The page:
The surgeon says Bill will live to be 80. Then he dismissed Bill back to our local physician. As I can understand it, our job is to delay the invasion of the bone marrow for as long as possible. Since progress is being made every day, we have hope.
An Older Update
April 1999: ill has been back for more PSA tests. The latest word is that the surgeon will see him again in August 1999, and then he will dismiss Bill permanently. This is highly encouraging!!! There was a small cloud on our horizon, in that the PSA is creeping up by a hundredth of a percentage point. Our surgeon is publishing research on this. His premise is that these very, very low scores do not mean the cancer is back. Many of his post-surgical patients have been fine for 15 years post-op with varying PSA scores that once would have meant panic in our hearts. Some of them are 4.0. But no trace of cancer. The new super-sensitive test is wonderful, but we need to keep it in perspective if it varies. Don’t write and upset me if you disagree! Take it up with his medical journal, which he has not given me the address of.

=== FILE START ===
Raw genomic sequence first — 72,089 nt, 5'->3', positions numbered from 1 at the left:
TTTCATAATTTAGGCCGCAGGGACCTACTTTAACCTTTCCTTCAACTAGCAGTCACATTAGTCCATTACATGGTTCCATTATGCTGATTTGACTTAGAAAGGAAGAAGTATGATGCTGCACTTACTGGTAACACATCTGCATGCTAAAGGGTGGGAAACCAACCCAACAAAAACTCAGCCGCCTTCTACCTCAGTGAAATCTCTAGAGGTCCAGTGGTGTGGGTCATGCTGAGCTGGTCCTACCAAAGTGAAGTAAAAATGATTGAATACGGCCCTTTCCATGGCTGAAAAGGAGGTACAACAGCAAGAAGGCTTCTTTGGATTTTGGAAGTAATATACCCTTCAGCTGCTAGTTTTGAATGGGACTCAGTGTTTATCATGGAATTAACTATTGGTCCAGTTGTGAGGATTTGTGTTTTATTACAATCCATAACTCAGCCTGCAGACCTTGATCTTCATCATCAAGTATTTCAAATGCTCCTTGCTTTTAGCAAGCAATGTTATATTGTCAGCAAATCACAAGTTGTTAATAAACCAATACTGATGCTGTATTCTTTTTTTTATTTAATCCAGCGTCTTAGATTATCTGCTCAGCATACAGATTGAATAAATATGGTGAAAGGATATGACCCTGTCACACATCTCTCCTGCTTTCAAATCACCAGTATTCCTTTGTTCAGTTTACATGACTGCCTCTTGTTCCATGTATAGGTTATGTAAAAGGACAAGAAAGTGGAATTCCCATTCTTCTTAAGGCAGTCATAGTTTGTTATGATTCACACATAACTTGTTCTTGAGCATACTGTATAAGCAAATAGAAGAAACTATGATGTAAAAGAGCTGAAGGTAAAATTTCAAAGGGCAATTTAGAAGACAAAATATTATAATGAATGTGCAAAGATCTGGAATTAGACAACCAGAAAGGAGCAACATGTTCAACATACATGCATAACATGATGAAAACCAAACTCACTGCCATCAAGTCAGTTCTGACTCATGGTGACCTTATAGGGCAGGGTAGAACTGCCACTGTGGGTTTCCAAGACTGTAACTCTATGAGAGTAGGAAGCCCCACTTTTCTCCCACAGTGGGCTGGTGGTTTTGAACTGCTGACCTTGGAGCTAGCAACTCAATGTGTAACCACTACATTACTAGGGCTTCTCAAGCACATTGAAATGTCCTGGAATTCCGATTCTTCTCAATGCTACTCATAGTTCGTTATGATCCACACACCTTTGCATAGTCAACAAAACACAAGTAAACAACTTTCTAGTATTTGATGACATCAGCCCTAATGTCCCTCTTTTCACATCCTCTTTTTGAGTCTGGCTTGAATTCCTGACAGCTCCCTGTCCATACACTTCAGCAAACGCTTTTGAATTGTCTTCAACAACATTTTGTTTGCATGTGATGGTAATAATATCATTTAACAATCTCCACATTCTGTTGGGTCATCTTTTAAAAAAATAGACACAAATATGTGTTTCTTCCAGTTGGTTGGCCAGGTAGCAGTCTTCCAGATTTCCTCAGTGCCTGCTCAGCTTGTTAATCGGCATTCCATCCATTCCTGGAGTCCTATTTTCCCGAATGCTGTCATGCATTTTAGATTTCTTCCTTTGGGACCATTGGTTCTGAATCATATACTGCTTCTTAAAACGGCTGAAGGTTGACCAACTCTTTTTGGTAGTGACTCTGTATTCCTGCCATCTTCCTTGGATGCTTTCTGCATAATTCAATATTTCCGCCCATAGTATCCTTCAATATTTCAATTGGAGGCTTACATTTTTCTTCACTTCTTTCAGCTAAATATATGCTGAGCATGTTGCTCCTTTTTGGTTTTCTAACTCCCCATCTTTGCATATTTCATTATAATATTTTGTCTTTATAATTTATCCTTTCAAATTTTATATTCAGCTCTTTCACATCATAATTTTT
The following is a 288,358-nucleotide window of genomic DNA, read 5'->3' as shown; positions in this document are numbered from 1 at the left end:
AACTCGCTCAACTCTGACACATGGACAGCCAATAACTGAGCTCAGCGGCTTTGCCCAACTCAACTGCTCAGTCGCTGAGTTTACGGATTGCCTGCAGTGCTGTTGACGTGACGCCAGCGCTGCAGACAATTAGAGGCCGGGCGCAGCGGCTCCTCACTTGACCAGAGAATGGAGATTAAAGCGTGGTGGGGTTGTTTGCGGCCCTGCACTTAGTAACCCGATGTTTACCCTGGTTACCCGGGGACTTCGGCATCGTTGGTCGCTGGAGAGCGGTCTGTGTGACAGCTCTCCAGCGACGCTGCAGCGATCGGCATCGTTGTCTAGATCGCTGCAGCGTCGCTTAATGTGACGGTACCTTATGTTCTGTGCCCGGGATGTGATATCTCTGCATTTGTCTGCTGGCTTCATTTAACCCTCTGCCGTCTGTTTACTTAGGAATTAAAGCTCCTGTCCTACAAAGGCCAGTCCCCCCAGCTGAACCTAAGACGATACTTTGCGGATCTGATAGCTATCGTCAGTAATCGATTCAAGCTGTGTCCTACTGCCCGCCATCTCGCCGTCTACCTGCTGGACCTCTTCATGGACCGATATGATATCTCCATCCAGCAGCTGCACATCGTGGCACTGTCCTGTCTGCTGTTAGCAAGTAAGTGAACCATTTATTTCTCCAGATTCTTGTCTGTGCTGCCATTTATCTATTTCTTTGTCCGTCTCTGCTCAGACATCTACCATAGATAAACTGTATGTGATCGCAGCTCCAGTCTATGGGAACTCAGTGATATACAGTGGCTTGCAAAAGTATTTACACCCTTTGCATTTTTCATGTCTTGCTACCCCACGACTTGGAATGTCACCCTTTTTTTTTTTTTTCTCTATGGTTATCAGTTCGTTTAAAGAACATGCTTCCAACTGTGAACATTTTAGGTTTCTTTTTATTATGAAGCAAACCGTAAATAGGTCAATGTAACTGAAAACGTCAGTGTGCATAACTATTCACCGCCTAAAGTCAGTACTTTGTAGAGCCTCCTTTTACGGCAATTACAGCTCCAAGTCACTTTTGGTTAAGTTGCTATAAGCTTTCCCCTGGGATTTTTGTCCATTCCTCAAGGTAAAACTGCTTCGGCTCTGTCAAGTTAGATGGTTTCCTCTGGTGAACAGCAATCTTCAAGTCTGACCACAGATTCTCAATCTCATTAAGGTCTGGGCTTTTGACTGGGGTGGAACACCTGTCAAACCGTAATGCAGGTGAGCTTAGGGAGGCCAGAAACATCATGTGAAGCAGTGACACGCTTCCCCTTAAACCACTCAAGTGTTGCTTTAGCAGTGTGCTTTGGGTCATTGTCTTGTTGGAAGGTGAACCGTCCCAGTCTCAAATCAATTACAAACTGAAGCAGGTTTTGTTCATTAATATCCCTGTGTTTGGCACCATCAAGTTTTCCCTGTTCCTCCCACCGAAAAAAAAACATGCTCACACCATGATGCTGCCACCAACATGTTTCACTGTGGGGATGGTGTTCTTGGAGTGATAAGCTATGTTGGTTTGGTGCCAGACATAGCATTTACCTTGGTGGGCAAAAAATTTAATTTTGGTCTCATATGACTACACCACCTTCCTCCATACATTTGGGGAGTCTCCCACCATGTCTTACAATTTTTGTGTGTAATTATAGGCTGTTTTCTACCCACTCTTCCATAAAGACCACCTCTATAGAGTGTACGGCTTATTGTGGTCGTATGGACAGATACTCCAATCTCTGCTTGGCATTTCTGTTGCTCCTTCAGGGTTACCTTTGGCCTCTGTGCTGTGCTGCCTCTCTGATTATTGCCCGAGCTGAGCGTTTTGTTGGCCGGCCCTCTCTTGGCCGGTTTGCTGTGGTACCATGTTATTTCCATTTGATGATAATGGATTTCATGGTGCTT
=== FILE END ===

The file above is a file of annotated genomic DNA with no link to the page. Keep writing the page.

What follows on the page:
Bill has left his place of employment, however. He was unable to get his strength back after the operation. He is 60, and unable to cope with ten miles a day on concrete as he had to do at work. His father who had Alzheimers lived with us, and that was a constant worry and strain. Grandpa passed away on January 30, 1999. Bill plans to do consulting work in environmental engineering. Meanwhile we are trying to do 35 years of put-off household chores, and enjoying every minute. It’s good to be alive, even if we are tired.
Another odd thing is that Bill has been unable to hold in his stomach since the operation. The scar cuts cleanly down his abdomen. He just has no muscle tone. This may be common with abdominal operations, but we didn’t know about it. It is a good thing he isn’t upset about it, for there seems to be nothing to do for it. If he wears his silk boxers, his trousers slide right off him. Three times, so far…. We try to remember not to wear those favorite shorts any more! Oops!